Although the document does go into detail as to why other, prior art camouflage patterns don’t quite work, the actual claims in the Army’s patent revolve mainly around percentages of colors, even down to the tenth of a percentile. That’s right, the Army patented colors. I seem to recall a certain Colonel at PEO Soldier telling the media that Crye couldn’t extend Intellectual Property protection to the colors in the MultiCam pattern and yet, that’s exactly what the Army just did. Feel free to eat some crow on me, Bob.
This heavy reliance on colors to attain the patent is the pattern’s very weakness and may be why the Army hasn’t trumpeted the issue of this Utility Patent, because it literally invites counterfeiters. It is so specific, even the slightest change gets around the limited protection of this patent. In fact, because it contains so much information, the patent itself serves as a recipe on how to get around its very protection. This leaves the Army at the mercy of Crye Precision who has the more expansive Design Patent. It would be up to Crye to determine whether any newly minted Scorpion knockoffs violate the MultiCam patent and then police them.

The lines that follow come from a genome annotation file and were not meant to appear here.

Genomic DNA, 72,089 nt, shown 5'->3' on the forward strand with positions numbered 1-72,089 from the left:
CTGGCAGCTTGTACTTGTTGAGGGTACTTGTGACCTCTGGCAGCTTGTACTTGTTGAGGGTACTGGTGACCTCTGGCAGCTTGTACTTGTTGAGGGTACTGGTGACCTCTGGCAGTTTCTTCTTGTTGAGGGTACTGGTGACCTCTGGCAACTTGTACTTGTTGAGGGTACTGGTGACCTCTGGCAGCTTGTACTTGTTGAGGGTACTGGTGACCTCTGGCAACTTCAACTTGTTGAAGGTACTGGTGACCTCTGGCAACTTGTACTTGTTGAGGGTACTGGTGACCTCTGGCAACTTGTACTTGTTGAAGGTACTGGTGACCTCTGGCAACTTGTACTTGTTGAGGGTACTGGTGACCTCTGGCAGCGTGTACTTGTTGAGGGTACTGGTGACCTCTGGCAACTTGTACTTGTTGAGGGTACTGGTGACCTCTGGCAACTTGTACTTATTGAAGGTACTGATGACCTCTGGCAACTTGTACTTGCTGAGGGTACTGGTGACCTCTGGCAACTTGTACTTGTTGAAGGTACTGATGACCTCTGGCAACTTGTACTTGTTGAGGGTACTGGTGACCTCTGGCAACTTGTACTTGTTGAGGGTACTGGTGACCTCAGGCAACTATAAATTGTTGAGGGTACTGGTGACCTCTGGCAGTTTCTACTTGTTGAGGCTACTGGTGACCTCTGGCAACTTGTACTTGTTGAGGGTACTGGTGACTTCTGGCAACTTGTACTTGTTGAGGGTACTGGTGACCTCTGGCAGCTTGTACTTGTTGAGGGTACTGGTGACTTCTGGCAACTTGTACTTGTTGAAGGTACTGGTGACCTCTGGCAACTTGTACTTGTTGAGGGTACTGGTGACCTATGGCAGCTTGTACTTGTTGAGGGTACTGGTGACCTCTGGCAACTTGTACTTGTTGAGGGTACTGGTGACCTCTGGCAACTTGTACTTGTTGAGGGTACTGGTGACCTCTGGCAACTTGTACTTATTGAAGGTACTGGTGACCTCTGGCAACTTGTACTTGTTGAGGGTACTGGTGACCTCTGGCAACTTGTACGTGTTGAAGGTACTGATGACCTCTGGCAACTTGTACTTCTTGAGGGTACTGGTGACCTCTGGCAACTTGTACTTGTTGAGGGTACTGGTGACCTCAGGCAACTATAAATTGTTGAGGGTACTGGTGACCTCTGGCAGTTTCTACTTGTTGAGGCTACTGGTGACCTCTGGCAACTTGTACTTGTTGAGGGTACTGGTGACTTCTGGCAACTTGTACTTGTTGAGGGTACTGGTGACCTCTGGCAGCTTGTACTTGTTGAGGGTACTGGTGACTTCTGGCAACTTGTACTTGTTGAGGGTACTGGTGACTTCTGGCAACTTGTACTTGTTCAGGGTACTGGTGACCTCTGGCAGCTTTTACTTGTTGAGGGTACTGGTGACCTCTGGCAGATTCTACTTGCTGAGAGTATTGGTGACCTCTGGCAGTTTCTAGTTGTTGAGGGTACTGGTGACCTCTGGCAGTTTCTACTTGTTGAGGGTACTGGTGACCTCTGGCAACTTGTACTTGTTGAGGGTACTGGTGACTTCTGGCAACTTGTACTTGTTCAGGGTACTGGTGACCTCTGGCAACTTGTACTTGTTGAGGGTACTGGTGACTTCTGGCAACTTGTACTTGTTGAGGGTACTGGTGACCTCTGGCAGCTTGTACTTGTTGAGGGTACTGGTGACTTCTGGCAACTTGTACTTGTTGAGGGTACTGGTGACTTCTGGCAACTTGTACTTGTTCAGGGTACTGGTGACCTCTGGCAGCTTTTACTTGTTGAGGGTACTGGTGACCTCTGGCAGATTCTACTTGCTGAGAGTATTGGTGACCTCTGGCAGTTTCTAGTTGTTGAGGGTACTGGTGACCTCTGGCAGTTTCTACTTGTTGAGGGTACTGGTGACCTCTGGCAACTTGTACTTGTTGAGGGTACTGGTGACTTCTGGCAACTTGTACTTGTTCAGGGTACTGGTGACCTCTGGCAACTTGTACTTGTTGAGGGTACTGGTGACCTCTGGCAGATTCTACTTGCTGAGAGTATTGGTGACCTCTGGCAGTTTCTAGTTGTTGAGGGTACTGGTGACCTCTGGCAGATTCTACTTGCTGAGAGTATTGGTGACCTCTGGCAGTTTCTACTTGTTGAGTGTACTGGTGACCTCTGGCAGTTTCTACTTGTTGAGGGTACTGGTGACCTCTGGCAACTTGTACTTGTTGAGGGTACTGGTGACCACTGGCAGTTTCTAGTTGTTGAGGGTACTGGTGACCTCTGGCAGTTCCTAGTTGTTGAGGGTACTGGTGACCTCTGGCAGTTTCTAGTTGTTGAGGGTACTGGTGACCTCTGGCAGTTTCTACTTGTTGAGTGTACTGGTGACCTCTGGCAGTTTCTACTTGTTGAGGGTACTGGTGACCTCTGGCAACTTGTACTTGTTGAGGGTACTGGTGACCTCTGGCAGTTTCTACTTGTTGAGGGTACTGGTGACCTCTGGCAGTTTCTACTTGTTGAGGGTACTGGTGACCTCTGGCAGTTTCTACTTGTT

What About The Bookends?
What does this mean for the so-called bookend patterns? The Army’s new Utility Patent obviously doesn’t protect any color variants due to its specificity, so they wouldn’t be protected by this patent.
And Now, The Rest Of The Story
There’s another, bigger story, lurking in the language of the patent. For over a year now, we’ve been awaiting details on the Army’s rather abbreviated testing used to select the Scorpion pattern. The Army was able to determine in a matter of weeks that Scorpion was the one for them when previous, Camouflage Improvement Effort Phase IV testing had taken well over a year to complete. For some odd reason, they included a great deal of extraneous testing information in the patent, perhaps in their haste to rush the patent through, for the official transition from UCP to OCP on 1 July, 2015.